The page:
A demonstration outside the Supreme Court is also an attempt to influence the judiciary by means other than legal arguments and is improper. It does not matter that the tone is polite. It is still about pressure, not law.
Those who wish to demonstrate in support of the rule of law should choose the right target. They should stand outside the offices of the Prime Minister, Chancellor of the Duchy of Lancaster and Business Minister and call on the occupants to commit themselves to follow the law and the judges' rulings.
As Brexit and Boris Johnson have torn at the fabric of the constitution - prorogation being only the most egregious case - so responses have hardened. I see increasingly in social media calls from Remainers for civil disobedience. People take as their example Extinction Rebellion or the protestors in Hong Kong. To be sure these calls are usually qualified by "non-violent". But people are talking about something different from marches, rallies and demonstrations - the normal public democratic means of showing support for a position and trying to build up a base.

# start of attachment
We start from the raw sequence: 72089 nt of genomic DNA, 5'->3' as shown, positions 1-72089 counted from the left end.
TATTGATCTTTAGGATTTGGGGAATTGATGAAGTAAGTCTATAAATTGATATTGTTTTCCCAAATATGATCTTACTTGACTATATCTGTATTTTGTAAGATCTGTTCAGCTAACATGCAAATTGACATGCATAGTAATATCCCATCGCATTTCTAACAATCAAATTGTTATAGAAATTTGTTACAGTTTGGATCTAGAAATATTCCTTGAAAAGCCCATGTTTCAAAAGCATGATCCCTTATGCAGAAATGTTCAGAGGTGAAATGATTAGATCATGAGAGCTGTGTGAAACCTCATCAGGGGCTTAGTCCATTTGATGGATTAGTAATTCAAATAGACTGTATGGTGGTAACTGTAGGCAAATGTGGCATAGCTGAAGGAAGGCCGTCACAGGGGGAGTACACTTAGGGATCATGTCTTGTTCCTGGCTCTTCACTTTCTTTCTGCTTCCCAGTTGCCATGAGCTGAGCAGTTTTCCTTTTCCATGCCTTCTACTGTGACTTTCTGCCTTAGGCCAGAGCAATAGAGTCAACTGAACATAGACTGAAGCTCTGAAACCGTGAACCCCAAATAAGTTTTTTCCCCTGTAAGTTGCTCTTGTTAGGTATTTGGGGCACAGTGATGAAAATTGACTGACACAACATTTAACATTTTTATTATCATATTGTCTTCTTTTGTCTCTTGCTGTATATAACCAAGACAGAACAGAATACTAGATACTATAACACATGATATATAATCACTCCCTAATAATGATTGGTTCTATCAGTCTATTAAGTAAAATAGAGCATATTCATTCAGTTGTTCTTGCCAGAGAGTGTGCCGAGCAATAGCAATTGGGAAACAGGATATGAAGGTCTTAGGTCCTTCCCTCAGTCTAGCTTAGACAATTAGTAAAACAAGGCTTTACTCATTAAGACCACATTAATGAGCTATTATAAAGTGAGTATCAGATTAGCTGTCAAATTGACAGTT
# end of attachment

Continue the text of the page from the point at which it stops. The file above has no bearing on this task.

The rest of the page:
We cannot claim to occupy the centre ground if we act as extremists, even if non-violently. We cannot say that our values are international co-operation if we disrupt people's lives. We cannot claim to uphold an international legal order if we are willing to contemplate breaking the law.
We need to stick to the centre ground. If we abandon it, we lose the moral basis for our case. The ends do not justify the means. To use a somewhat heightened metaphor, we are trying to prevent a civil war, not to win one.
The London4Europe blogs page is edited by Nick Hopkinson, Vice-Chair. Articles on this page reflect the views of the author, not necessarily of London4Europe.